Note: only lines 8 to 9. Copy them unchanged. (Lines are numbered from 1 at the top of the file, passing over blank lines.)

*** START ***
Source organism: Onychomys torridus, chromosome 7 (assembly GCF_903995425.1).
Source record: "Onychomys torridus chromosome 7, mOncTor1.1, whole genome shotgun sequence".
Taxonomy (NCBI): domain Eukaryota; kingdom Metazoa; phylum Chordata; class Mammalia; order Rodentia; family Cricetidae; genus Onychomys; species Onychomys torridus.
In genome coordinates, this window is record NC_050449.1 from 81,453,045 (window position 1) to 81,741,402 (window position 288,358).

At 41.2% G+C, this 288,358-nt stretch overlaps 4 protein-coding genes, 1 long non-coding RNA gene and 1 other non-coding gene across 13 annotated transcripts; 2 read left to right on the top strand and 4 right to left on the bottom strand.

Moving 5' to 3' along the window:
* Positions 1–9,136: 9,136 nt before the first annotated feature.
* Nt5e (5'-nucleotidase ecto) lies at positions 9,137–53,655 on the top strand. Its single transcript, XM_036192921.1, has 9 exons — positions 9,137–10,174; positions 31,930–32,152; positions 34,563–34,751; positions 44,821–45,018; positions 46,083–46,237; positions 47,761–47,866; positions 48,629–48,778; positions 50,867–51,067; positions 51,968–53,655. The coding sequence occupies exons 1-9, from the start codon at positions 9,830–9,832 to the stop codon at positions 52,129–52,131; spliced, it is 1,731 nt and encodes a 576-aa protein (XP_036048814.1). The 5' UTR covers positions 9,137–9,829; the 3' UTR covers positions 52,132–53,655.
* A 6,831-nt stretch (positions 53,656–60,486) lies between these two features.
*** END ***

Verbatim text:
* Nt5e (5'-nucleotidase ecto) lies at positions 9,137–53,655 on the top strand. Its single transcript, XM_036192921.1, has 9 exons — positions 9,137–10,174; positions 31,930–32,152; positions 34,563–34,751; positions 44,821–45,018; positions 46,083–46,237; positions 47,761–47,866; positions 48,629–48,778; positions 50,867–51,067; positions 51,968–53,655. The coding sequence occupies exons 1-9, from the start codon at positions 9,830–9,832 to the stop codon at positions 52,129–52,131; spliced, it is 1,731 nt and encodes a 576-aa protein (XP_036048814.1). The 5' UTR covers positions 9,137–9,829; the 3' UTR covers positions 52,132–53,655.
* A 6,831-nt stretch (positions 53,656–60,486) lies between these two features.